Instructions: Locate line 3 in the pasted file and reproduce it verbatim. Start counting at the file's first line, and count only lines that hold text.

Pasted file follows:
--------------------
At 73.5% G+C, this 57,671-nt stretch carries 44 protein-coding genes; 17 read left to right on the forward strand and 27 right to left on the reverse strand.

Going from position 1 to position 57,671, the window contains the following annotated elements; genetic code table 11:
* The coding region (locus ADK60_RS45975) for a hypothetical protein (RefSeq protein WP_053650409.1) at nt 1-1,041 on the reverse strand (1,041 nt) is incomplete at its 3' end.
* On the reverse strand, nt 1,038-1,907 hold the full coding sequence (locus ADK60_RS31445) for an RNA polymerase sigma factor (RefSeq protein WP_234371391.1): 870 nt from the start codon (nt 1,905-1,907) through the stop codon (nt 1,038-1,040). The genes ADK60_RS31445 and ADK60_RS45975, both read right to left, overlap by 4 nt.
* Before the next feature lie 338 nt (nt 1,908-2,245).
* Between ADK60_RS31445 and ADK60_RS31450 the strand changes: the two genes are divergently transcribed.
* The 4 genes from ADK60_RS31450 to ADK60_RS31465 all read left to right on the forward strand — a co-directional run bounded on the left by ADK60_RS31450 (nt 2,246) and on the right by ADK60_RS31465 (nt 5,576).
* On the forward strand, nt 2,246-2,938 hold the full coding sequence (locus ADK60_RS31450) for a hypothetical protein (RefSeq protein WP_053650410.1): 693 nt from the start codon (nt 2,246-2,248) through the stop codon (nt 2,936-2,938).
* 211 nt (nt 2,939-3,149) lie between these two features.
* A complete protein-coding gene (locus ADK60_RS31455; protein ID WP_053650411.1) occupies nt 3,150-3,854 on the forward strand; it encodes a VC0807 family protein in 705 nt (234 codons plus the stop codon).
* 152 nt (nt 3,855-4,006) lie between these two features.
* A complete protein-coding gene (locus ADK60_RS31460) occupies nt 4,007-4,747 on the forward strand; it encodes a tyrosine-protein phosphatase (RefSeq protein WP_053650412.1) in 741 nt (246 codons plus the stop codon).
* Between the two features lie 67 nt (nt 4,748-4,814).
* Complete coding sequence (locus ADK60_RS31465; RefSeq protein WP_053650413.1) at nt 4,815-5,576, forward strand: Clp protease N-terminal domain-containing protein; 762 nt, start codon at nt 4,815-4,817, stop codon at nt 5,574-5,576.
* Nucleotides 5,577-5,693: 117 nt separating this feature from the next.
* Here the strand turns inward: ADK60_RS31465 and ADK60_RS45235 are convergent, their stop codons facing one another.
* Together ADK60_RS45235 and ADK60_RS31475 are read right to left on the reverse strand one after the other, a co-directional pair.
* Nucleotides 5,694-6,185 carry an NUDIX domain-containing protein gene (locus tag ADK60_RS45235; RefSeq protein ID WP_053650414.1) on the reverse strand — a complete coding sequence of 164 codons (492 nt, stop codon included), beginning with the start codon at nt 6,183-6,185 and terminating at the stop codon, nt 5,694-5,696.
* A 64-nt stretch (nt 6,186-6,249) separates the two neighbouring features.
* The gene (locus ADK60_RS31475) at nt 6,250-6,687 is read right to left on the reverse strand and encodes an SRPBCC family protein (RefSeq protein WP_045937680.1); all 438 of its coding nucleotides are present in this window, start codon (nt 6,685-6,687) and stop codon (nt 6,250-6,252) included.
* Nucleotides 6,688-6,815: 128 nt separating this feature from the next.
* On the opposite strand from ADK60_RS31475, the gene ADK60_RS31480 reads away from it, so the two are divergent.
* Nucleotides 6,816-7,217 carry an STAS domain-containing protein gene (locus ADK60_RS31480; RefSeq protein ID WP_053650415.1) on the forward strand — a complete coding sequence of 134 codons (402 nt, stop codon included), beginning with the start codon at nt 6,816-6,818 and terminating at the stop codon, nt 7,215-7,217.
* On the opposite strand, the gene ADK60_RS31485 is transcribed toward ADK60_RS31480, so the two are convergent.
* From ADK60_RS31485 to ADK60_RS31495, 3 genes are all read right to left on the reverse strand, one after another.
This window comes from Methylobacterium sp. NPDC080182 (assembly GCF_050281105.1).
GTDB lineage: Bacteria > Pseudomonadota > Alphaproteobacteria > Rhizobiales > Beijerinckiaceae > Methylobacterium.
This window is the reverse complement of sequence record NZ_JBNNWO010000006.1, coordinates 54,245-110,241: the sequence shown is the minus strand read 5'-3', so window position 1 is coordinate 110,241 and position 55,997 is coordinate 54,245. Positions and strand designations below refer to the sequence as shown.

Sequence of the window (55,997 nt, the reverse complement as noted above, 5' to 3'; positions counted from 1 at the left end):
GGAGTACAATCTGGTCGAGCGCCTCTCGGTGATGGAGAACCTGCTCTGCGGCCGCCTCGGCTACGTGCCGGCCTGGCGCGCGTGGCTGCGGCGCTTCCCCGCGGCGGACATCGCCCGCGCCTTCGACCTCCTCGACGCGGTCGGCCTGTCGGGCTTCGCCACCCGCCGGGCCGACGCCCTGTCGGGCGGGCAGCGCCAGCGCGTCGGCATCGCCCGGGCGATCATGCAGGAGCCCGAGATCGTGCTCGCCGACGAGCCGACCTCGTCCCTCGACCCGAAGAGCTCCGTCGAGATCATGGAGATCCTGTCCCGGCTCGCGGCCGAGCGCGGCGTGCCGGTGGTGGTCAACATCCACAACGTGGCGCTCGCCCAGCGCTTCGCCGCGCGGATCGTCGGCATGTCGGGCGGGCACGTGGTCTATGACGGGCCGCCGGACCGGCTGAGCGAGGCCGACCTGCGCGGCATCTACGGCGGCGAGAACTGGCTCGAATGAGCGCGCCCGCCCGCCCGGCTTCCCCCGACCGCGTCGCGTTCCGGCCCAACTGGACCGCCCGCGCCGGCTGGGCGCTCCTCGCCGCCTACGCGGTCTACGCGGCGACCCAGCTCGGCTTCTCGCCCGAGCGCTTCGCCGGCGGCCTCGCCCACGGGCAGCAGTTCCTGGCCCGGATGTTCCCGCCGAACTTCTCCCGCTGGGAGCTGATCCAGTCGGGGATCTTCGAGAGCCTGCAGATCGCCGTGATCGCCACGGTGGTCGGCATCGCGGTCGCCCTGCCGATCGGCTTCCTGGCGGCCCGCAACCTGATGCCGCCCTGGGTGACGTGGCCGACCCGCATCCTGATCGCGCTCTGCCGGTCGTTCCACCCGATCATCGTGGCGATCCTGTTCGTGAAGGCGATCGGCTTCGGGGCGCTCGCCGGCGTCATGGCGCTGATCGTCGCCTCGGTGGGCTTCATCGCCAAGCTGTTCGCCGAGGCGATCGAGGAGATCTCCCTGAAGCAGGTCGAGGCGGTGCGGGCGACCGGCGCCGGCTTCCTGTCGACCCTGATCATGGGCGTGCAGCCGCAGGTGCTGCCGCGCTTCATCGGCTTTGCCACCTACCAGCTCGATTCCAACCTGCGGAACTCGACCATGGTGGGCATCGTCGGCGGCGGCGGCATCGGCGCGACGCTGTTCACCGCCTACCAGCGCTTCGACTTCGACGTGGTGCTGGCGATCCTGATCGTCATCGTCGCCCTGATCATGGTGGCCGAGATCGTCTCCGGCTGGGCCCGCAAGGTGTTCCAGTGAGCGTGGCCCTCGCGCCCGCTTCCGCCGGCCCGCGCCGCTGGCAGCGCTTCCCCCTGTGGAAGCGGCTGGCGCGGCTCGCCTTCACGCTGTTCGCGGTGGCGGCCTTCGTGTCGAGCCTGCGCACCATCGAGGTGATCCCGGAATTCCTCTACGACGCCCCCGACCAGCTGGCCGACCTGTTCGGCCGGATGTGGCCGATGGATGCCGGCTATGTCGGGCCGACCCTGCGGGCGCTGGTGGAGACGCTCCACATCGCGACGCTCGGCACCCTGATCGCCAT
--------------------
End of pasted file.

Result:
* The coding region (locus ADK60_RS45975) for a hypothetical protein (RefSeq protein WP_053650409.1) at nt 1-1,041 on the reverse strand (1,041 nt) is incomplete at its 3' end.